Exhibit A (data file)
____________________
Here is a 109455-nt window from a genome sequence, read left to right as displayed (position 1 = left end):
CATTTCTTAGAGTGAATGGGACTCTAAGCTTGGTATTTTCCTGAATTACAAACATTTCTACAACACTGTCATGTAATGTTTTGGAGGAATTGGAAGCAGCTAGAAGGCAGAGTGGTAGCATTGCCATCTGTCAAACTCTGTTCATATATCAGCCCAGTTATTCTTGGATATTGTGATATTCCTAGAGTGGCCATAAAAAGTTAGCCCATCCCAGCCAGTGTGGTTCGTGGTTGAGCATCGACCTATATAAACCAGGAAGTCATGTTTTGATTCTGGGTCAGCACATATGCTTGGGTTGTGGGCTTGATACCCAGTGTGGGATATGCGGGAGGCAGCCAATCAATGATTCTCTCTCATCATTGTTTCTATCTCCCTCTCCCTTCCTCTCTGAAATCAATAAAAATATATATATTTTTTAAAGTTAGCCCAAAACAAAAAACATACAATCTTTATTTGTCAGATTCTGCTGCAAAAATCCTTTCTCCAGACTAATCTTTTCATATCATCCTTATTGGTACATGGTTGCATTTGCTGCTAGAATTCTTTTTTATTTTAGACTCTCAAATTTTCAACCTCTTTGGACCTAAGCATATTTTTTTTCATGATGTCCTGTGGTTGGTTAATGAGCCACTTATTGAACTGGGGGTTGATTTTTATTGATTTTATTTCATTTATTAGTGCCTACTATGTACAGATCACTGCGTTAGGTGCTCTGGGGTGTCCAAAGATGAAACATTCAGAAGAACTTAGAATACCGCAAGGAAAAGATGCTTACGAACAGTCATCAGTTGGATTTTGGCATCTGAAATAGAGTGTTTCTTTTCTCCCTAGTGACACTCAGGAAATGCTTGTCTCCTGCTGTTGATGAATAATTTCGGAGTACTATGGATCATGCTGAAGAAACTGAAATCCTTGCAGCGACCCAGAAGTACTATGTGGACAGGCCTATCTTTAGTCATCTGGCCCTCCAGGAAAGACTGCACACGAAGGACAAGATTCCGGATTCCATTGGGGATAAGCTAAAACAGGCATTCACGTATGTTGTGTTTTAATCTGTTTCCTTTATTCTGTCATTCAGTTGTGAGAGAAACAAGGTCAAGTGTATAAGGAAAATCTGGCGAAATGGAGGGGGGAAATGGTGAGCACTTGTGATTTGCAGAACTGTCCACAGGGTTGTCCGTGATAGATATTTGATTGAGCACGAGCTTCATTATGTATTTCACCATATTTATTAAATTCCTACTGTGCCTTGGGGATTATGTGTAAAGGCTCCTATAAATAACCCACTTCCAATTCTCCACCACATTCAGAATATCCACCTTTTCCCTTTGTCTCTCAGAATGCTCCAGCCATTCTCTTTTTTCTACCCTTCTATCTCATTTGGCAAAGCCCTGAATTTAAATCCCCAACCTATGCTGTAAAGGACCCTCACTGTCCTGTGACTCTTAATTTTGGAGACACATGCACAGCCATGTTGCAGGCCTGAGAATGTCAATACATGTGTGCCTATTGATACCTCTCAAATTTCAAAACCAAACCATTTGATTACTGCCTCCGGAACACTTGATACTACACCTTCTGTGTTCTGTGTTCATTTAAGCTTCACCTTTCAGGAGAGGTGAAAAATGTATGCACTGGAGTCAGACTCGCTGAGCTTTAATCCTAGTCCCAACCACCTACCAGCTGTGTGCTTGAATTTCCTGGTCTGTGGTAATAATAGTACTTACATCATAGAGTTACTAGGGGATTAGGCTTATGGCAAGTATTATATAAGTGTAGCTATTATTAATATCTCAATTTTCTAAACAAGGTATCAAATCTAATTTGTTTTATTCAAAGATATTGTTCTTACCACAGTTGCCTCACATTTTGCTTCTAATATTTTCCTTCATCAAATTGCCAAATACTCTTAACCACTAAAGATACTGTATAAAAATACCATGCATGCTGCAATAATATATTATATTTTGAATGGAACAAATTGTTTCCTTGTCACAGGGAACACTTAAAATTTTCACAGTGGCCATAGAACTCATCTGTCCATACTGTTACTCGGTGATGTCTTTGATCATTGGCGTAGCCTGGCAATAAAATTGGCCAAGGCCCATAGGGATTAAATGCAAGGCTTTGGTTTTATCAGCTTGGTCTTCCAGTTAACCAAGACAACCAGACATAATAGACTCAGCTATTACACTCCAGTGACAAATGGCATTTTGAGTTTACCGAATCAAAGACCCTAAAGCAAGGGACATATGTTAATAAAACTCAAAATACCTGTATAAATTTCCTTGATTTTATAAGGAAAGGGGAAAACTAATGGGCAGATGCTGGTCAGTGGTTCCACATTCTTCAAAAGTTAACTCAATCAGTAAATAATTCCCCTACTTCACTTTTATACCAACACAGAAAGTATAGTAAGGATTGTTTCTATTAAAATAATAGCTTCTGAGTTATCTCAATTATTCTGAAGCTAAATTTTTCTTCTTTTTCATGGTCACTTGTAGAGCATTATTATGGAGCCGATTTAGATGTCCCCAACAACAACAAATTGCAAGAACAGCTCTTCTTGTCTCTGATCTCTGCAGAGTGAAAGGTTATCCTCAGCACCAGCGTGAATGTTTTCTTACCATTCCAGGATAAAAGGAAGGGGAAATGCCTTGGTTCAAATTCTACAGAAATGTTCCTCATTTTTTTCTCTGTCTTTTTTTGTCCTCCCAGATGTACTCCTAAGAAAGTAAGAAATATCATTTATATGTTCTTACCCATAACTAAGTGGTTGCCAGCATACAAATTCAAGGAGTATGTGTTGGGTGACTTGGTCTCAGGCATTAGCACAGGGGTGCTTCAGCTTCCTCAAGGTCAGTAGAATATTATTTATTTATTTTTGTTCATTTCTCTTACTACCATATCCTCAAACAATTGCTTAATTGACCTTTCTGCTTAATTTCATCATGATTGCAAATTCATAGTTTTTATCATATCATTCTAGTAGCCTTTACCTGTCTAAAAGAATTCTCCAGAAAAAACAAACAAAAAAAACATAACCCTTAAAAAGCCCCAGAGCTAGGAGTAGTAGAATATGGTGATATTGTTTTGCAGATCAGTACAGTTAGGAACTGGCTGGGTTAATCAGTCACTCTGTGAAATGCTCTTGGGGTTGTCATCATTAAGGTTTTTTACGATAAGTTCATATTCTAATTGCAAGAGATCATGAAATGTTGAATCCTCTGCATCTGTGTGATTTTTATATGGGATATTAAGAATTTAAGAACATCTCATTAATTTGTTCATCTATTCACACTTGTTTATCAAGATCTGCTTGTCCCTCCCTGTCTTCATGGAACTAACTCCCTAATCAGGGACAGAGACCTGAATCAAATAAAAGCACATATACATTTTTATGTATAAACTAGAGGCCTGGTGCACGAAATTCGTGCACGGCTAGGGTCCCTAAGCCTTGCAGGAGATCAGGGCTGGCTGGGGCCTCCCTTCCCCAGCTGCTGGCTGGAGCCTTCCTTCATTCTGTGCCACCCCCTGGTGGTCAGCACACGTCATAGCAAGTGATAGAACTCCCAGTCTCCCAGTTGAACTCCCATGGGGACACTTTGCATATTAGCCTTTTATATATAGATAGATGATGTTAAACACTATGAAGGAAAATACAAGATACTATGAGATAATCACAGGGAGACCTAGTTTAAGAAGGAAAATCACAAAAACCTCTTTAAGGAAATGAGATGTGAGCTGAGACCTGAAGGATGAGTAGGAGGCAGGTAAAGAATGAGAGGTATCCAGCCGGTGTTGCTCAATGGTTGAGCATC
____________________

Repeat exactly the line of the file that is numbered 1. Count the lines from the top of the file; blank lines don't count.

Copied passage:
Here is a 109455-nt window from a genome sequence, read left to right as displayed (position 1 = left end):